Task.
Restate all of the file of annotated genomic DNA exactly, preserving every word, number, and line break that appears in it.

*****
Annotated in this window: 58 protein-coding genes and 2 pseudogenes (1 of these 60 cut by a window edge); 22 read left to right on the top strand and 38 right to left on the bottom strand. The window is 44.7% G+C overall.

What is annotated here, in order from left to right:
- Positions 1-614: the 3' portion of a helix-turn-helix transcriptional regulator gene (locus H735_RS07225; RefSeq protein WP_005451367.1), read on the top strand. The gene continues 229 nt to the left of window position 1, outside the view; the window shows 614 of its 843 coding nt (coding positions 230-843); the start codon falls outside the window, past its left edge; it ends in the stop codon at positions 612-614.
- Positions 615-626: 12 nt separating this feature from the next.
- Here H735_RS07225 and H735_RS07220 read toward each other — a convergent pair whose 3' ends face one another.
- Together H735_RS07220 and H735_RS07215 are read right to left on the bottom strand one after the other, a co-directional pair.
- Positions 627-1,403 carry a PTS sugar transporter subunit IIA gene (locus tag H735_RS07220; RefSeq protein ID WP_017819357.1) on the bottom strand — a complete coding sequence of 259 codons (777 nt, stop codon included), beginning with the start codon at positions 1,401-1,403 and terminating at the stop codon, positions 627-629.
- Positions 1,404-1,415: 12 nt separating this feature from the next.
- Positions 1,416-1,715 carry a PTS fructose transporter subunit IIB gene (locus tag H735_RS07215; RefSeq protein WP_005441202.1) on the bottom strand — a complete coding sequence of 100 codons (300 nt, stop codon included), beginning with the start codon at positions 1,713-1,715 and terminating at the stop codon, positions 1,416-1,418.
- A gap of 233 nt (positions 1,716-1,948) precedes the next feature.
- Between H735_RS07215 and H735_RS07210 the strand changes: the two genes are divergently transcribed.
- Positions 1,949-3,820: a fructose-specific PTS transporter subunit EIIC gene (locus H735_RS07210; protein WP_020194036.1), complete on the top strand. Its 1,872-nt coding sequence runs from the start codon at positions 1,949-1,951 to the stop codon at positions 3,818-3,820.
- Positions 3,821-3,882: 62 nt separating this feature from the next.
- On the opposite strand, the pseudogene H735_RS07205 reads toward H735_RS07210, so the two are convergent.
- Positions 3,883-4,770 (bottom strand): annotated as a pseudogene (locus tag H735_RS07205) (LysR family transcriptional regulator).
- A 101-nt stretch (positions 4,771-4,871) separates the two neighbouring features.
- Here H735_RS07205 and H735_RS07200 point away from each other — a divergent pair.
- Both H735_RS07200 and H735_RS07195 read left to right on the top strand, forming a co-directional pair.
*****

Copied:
Annotated in this window: 58 protein-coding genes and 2 pseudogenes (1 of these 60 cut by a window edge); 22 read left to right on the top strand and 38 right to left on the bottom strand. The window is 44.7% G+C overall.

What is annotated here, in order from left to right:
- Positions 1-614: the 3' portion of a helix-turn-helix transcriptional regulator gene (locus H735_RS07225; RefSeq protein WP_005451367.1), read on the top strand. The gene continues 229 nt to the left of window position 1, outside the view; the window shows 614 of its 843 coding nt (coding positions 230-843); the start codon falls outside the window, past its left edge; it ends in the stop codon at positions 612-614.
- Positions 615-626: 12 nt separating this feature from the next.
- Here H735_RS07225 and H735_RS07220 read toward each other — a convergent pair whose 3' ends face one another.
- Together H735_RS07220 and H735_RS07215 are read right to left on the bottom strand one after the other, a co-directional pair.
- Positions 627-1,403 carry a PTS sugar transporter subunit IIA gene (locus tag H735_RS07220; RefSeq protein ID WP_017819357.1) on the bottom strand — a complete coding sequence of 259 codons (777 nt, stop codon included), beginning with the start codon at positions 1,401-1,403 and terminating at the stop codon, positions 627-629.
- Positions 1,404-1,415: 12 nt separating this feature from the next.
- Positions 1,416-1,715 carry a PTS fructose transporter subunit IIB gene (locus tag H735_RS07215; RefSeq protein WP_005441202.1) on the bottom strand — a complete coding sequence of 100 codons (300 nt, stop codon included), beginning with the start codon at positions 1,713-1,715 and terminating at the stop codon, positions 1,416-1,418.
- A gap of 233 nt (positions 1,716-1,948) precedes the next feature.
- Between H735_RS07215 and H735_RS07210 the strand changes: the two genes are divergently transcribed.
- Positions 1,949-3,820: a fructose-specific PTS transporter subunit EIIC gene (locus H735_RS07210; protein WP_020194036.1), complete on the top strand. Its 1,872-nt coding sequence runs from the start codon at positions 1,949-1,951 to the stop codon at positions 3,818-3,820.
- Positions 3,821-3,882: 62 nt separating this feature from the next.
- On the opposite strand, the pseudogene H735_RS07205 reads toward H735_RS07210, so the two are convergent.
- Positions 3,883-4,770 (bottom strand): annotated as a pseudogene (locus tag H735_RS07205) (LysR family transcriptional regulator).
- A 101-nt stretch (positions 4,771-4,871) separates the two neighbouring features.
- Here H735_RS07205 and H735_RS07200 point away from each other — a divergent pair.
- Both H735_RS07200 and H735_RS07195 read left to right on the top strand, forming a co-directional pair.